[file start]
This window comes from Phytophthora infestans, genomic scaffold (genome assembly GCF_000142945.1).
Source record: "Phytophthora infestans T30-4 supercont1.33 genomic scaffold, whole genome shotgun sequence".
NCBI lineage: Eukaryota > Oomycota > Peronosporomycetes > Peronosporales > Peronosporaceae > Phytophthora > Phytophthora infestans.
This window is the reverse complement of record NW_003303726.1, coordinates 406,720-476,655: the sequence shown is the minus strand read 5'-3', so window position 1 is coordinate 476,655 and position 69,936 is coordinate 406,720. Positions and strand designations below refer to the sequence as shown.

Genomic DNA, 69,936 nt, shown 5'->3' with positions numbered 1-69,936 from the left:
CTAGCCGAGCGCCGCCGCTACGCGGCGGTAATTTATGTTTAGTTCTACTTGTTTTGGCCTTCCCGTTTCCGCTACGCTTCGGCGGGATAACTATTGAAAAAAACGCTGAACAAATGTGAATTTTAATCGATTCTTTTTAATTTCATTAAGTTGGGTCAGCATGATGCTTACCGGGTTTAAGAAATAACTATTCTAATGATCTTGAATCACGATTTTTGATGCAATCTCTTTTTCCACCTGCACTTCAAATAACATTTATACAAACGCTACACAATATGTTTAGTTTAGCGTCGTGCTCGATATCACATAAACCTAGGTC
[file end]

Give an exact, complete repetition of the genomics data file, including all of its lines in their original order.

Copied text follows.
This window comes from Phytophthora infestans, genomic scaffold (genome assembly GCF_000142945.1).
Source record: "Phytophthora infestans T30-4 supercont1.33 genomic scaffold, whole genome shotgun sequence".
NCBI lineage: Eukaryota > Oomycota > Peronosporomycetes > Peronosporales > Peronosporaceae > Phytophthora > Phytophthora infestans.
This window is the reverse complement of record NW_003303726.1, coordinates 406,720-476,655: the sequence shown is the minus strand read 5'-3', so window position 1 is coordinate 476,655 and position 69,936 is coordinate 406,720. Positions and strand designations below refer to the sequence as shown.

Genomic DNA, 69,936 nt, shown 5'->3' with positions numbered 1-69,936 from the left:
CTAGCCGAGCGCCGCCGCTACGCGGCGGTAATTTATGTTTAGTTCTACTTGTTTTGGCCTTCCCGTTTCCGCTACGCTTCGGCGGGATAACTATTGAAAAAAACGCTGAACAAATGTGAATTTTAATCGATTCTTTTTAATTTCATTAAGTTGGGTCAGCATGATGCTTACCGGGTTTAAGAAATAACTATTCTAATGATCTTGAATCACGATTTTTGATGCAATCTCTTTTTCCACCTGCACTTCAAATAACATTTATACAAACGCTACACAATATGTTTAGTTTAGCGTCGTGCTCGATATCACATAAACCTAGGTC